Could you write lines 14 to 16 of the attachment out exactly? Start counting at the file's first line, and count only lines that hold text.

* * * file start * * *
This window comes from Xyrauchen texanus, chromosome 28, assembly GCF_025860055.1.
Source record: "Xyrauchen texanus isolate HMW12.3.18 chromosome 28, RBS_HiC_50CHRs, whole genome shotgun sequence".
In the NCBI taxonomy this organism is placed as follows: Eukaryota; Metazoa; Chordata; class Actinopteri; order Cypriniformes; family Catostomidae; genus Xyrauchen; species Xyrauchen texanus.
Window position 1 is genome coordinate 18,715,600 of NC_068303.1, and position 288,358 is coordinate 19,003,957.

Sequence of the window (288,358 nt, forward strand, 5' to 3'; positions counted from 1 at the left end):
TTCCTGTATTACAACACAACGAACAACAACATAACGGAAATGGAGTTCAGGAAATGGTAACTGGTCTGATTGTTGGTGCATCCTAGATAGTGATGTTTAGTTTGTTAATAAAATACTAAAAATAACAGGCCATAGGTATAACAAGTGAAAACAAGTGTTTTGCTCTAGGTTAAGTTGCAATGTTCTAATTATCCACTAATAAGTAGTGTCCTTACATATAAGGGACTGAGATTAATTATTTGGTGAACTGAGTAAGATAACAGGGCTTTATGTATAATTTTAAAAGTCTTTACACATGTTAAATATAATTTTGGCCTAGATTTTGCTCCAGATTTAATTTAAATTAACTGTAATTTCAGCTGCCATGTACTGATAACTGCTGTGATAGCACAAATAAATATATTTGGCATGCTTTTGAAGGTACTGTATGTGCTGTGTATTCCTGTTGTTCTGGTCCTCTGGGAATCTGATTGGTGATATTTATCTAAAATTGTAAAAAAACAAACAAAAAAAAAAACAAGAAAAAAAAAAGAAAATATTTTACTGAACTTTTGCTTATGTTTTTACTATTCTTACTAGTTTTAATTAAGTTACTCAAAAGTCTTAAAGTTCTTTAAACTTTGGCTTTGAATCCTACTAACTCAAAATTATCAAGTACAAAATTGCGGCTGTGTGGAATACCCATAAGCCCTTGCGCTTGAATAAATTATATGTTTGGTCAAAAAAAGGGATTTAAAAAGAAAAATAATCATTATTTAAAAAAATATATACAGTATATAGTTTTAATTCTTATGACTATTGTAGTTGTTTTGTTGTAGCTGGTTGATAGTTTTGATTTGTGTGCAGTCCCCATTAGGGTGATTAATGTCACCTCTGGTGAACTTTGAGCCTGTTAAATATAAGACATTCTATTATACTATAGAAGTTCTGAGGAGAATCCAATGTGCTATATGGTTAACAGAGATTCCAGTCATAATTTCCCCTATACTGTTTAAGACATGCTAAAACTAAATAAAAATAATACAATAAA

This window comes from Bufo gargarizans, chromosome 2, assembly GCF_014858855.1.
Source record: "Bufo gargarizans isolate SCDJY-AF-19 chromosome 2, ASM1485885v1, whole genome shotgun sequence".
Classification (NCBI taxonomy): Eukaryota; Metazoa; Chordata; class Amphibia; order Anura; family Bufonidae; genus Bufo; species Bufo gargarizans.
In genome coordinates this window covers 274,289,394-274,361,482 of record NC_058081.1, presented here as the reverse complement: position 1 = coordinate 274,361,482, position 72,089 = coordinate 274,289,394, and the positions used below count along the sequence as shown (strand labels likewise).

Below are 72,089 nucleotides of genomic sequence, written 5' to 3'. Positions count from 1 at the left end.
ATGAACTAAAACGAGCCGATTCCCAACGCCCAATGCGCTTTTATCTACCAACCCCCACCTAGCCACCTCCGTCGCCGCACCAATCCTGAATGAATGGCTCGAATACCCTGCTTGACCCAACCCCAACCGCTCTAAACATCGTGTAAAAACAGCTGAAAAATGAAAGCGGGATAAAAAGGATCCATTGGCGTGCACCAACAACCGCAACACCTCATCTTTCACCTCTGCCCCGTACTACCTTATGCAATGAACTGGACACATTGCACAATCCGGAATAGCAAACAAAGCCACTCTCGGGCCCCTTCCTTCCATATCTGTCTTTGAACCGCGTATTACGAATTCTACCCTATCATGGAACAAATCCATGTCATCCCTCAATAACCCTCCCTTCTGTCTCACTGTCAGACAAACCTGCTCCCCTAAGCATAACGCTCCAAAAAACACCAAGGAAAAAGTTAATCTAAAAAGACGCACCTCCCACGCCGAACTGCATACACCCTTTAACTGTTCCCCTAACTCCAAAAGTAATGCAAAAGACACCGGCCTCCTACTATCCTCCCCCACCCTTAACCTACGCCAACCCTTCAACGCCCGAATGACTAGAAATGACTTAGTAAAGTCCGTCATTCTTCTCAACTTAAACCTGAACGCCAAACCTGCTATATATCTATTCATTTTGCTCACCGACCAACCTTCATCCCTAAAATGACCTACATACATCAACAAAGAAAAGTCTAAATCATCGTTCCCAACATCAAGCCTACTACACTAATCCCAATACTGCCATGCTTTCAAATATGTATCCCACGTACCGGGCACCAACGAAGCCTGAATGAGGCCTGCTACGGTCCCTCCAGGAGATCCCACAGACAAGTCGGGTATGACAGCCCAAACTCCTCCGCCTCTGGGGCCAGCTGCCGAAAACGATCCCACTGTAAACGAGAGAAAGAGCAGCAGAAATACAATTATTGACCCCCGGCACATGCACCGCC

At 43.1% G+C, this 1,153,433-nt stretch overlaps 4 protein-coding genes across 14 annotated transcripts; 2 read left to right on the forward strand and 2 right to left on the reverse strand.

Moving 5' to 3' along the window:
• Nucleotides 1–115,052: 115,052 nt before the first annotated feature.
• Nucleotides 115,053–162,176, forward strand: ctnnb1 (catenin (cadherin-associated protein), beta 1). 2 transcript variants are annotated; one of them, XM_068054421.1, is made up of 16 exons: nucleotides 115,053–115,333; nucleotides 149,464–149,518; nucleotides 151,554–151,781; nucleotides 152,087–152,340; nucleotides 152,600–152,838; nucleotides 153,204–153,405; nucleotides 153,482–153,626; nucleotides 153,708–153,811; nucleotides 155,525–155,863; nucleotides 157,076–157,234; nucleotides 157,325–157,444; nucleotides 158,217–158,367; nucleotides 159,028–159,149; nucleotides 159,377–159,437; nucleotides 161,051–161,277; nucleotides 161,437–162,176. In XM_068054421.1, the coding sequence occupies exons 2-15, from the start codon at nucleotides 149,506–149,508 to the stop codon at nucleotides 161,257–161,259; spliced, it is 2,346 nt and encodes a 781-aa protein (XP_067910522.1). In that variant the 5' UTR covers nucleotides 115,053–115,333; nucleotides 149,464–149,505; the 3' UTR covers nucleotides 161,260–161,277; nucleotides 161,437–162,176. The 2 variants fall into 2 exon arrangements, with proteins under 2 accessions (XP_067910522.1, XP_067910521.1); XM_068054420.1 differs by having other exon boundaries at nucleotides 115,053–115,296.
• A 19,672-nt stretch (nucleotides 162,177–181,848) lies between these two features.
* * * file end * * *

Moving 5' to 3' along the window:
• Nucleotides 1–115,052: 115,052 nt before the first annotated feature.
• Nucleotides 115,053–162,176, forward strand: ctnnb1 (catenin (cadherin-associated protein), beta 1). 2 transcript variants are annotated; one of them, XM_068054421.1, is made up of 16 exons: nucleotides 115,053–115,333; nucleotides 149,464–149,518; nucleotides 151,554–151,781; nucleotides 152,087–152,340; nucleotides 152,600–152,838; nucleotides 153,204–153,405; nucleotides 153,482–153,626; nucleotides 153,708–153,811; nucleotides 155,525–155,863; nucleotides 157,076–157,234; nucleotides 157,325–157,444; nucleotides 158,217–158,367; nucleotides 159,028–159,149; nucleotides 159,377–159,437; nucleotides 161,051–161,277; nucleotides 161,437–162,176. In XM_068054421.1, the coding sequence occupies exons 2-15, from the start codon at nucleotides 149,506–149,508 to the stop codon at nucleotides 161,257–161,259; spliced, it is 2,346 nt and encodes a 781-aa protein (XP_067910522.1). In that variant the 5' UTR covers nucleotides 115,053–115,333; nucleotides 149,464–149,505; the 3' UTR covers nucleotides 161,260–161,277; nucleotides 161,437–162,176. The 2 variants fall into 2 exon arrangements, with proteins under 2 accessions (XP_067910522.1, XP_067910521.1); XM_068054420.1 differs by having other exon boundaries at nucleotides 115,053–115,296.